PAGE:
Book, magazine and newspaper publishers spend a lot of their time buying or commissioning copy; newspaper publishers, by contrast, usually hire their own staff to produce copy, although they may also employ freelance journalists, called stringers. At a small press, it is possible to survive by relying entirely on commissioned material. But as activity increases, the need for works may outstrip the publisher's established circle of writers.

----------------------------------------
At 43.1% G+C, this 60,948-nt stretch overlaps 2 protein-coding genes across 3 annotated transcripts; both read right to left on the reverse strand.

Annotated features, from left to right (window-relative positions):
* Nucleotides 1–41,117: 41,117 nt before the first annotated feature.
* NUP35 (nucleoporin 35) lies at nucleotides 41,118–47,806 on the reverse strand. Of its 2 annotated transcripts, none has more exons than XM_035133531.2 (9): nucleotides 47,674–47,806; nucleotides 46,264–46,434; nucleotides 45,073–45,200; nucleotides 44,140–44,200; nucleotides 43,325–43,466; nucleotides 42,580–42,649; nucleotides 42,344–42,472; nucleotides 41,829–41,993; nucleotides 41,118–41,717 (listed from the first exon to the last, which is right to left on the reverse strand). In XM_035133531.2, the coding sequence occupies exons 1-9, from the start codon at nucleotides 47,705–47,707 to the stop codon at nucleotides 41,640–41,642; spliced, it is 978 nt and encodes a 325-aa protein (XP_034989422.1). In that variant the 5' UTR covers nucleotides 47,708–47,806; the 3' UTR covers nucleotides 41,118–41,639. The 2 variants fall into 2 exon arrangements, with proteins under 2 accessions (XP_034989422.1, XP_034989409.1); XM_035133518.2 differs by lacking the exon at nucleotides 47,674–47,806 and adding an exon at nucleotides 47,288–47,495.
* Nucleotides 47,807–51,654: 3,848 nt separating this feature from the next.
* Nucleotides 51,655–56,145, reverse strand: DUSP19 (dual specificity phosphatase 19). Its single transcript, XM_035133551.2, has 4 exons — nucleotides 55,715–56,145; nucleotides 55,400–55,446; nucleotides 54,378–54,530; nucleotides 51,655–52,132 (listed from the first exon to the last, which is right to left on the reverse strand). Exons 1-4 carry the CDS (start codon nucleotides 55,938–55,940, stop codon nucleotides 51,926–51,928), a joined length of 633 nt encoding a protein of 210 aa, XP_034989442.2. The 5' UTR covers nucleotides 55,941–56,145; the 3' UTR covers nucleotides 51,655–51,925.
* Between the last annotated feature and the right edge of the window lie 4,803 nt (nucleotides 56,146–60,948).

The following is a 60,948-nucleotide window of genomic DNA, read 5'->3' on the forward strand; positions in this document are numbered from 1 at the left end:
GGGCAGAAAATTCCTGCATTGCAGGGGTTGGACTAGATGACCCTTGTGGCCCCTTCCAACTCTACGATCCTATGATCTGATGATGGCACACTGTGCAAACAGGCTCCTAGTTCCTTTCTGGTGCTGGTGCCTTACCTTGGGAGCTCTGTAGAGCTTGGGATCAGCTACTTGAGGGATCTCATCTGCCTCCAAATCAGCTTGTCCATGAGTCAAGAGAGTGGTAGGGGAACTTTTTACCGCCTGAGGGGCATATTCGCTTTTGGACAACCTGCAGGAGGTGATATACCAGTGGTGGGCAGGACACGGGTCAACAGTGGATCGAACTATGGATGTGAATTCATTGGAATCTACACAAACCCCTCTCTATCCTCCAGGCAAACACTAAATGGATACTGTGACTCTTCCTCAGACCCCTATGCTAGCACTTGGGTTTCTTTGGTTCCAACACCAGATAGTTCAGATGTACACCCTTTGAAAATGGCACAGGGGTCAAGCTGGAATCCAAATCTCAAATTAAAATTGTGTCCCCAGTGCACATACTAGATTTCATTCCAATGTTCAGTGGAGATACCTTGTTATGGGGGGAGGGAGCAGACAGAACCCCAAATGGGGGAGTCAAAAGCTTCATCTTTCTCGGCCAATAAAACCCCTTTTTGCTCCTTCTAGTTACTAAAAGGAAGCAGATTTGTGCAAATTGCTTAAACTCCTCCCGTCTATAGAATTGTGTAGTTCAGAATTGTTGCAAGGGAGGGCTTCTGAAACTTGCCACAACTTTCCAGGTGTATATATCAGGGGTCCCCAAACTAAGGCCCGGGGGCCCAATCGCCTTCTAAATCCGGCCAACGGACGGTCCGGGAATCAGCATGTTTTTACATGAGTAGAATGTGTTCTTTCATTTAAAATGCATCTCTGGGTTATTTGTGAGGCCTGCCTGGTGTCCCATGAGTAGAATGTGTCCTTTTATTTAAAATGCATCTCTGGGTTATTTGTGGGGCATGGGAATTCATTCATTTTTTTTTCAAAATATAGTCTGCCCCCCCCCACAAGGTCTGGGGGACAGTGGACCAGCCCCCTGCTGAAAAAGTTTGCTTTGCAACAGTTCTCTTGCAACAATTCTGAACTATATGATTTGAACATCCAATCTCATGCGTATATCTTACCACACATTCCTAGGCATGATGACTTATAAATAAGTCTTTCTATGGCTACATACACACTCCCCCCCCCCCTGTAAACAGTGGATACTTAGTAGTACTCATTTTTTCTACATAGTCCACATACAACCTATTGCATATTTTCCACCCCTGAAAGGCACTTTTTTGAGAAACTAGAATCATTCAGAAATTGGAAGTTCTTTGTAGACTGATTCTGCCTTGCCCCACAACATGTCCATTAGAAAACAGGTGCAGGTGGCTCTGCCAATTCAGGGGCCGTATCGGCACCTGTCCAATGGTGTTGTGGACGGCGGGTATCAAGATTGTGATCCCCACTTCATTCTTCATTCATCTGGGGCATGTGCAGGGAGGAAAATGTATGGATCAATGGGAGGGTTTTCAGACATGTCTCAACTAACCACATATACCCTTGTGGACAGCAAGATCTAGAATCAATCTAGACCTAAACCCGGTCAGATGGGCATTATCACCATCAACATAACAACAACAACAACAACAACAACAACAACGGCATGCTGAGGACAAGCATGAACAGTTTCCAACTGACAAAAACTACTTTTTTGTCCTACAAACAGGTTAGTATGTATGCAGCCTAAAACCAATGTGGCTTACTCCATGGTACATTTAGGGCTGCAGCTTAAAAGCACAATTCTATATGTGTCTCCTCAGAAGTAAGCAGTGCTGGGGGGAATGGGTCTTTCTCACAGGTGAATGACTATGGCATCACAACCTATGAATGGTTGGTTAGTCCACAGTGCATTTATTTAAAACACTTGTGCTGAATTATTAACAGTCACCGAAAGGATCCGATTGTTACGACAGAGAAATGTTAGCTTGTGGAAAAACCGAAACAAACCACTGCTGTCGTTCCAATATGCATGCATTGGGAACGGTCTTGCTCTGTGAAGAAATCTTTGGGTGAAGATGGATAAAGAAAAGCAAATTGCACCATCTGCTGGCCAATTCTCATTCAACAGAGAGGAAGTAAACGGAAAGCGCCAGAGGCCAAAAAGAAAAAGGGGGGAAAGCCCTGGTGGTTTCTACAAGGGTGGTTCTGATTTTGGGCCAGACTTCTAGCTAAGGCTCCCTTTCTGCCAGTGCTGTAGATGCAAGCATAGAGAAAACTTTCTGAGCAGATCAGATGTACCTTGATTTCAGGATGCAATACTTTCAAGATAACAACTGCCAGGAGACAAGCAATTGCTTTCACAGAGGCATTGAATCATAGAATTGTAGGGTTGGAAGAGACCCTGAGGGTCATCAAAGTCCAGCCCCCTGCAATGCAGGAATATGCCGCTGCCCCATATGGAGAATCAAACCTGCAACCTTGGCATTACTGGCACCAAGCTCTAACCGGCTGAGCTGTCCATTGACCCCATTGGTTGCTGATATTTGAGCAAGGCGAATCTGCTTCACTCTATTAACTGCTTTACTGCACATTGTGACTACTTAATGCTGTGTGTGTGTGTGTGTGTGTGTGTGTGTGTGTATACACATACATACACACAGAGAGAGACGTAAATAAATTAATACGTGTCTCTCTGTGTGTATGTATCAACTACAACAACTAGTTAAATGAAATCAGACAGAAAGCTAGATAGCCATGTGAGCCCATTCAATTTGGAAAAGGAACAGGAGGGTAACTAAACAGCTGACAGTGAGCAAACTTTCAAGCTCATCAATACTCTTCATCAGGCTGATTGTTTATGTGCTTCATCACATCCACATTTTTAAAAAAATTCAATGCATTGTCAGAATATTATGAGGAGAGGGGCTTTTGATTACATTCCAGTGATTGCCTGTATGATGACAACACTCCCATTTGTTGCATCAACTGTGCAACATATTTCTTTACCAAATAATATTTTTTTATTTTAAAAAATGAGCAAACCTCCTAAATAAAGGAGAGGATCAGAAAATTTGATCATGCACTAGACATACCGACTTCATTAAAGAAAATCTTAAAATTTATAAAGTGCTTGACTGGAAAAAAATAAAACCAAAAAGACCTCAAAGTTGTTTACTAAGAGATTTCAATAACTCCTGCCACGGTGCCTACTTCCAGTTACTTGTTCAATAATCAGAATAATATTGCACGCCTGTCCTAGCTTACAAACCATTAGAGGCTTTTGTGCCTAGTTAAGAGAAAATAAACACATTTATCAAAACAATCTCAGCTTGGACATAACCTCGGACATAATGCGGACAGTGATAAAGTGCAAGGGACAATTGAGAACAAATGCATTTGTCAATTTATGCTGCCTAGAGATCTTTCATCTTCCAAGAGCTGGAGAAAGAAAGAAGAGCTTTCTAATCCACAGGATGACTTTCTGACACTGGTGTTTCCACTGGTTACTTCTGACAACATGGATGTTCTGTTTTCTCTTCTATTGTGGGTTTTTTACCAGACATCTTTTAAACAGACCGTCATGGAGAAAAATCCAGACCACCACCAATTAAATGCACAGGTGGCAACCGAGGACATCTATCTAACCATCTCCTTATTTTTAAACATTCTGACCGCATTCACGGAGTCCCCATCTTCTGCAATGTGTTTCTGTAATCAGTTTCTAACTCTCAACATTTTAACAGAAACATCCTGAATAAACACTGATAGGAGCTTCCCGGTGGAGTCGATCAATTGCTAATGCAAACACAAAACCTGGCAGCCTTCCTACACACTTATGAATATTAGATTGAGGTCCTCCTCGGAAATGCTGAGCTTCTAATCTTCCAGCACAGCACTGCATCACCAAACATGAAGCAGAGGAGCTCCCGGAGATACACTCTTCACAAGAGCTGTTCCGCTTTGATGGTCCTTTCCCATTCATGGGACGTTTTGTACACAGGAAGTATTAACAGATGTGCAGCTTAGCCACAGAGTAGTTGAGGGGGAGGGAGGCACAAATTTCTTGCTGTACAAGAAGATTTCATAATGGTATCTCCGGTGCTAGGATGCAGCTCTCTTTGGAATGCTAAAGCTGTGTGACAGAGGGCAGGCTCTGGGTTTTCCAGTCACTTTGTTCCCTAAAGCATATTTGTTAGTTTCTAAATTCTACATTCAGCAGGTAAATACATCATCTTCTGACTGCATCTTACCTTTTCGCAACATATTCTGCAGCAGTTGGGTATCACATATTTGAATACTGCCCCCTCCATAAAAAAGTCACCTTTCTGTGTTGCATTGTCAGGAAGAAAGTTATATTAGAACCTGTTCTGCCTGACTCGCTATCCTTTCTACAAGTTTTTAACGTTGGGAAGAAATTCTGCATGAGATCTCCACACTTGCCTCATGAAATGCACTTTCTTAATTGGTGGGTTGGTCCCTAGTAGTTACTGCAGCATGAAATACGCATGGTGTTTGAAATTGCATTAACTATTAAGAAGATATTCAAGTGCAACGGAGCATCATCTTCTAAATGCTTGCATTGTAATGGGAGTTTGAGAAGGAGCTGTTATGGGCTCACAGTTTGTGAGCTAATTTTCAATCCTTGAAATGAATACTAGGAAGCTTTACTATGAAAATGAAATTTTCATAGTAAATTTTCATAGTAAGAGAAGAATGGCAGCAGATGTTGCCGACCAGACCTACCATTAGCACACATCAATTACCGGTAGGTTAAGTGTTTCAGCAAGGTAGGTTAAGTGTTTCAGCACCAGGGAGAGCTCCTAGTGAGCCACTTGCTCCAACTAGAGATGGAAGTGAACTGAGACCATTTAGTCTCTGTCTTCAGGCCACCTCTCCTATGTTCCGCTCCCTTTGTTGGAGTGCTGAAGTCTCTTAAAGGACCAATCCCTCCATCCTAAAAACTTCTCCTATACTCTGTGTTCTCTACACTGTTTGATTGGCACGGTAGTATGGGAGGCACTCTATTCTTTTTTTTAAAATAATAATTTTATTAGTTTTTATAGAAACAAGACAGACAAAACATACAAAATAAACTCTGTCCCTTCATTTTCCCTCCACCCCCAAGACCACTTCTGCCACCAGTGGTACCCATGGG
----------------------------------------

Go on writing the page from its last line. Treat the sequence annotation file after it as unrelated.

The browser attempts to fetch pages from servers while only in the online state. In the offline state, users can perform offline browsing, where pages can be browsed using local copies of those pages that have previously been downloaded while in the online state. This can be useful when the computer is offline and connection to the Internet is impossible or undesirable. The pages are downloaded either implicitly into the web browser's own cache as a result of prior online browsing by the user or explicitly by a browser configured to keep local copies of certain web pages, which are updated when the browser is in the online state, either by checking that the local copies are up-to-date at regular intervals or by checking that the local copies are up-to-date whenever the browser is switched to the online state. One such web browser capable of being explicitly configured to download pages for offline browsing is Internet Explorer.